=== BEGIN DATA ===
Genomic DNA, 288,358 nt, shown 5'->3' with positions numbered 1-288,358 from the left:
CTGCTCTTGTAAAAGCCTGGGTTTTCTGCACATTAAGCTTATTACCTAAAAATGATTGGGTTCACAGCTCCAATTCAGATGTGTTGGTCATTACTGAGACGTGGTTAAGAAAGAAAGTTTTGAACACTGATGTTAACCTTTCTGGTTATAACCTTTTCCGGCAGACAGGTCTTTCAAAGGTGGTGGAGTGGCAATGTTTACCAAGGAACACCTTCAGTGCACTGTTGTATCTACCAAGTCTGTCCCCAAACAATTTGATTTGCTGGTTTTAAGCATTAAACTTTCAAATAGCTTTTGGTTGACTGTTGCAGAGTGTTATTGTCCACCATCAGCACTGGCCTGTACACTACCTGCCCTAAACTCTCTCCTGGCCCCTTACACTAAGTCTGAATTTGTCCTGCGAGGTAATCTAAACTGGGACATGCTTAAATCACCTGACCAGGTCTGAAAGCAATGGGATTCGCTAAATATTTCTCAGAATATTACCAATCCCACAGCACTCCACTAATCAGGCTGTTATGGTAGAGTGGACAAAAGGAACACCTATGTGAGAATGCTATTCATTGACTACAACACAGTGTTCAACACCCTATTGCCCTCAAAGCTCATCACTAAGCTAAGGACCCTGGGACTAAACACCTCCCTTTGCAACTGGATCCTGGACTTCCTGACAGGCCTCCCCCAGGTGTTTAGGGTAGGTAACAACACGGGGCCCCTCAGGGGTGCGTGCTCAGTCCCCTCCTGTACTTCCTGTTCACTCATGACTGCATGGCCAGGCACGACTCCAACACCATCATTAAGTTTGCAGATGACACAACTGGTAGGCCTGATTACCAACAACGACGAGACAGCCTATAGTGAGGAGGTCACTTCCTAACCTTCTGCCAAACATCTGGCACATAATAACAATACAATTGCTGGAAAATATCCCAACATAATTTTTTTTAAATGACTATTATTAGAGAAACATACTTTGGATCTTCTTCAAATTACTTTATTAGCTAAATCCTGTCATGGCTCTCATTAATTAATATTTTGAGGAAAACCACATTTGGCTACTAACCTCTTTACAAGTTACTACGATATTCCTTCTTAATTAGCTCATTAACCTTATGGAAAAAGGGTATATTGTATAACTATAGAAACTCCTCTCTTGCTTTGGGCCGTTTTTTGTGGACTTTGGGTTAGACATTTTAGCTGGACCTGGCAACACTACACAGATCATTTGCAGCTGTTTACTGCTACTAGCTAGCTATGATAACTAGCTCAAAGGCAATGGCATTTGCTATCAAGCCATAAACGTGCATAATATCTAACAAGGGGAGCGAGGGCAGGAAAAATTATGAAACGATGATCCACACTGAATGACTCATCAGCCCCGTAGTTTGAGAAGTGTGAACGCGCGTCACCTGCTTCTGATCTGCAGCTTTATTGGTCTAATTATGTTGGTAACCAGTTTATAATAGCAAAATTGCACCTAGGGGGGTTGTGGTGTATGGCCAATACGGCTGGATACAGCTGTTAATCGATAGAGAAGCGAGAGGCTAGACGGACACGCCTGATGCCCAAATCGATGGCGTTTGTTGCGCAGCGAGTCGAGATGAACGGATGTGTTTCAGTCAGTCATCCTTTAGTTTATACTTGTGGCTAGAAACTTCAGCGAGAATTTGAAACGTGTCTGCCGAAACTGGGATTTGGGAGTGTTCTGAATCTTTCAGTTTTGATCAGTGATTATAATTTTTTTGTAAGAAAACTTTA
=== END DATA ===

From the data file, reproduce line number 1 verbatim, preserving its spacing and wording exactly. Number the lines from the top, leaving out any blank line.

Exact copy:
Genomic DNA, 288,358 nt, shown 5'->3' with positions numbered 1-288,358 from the left: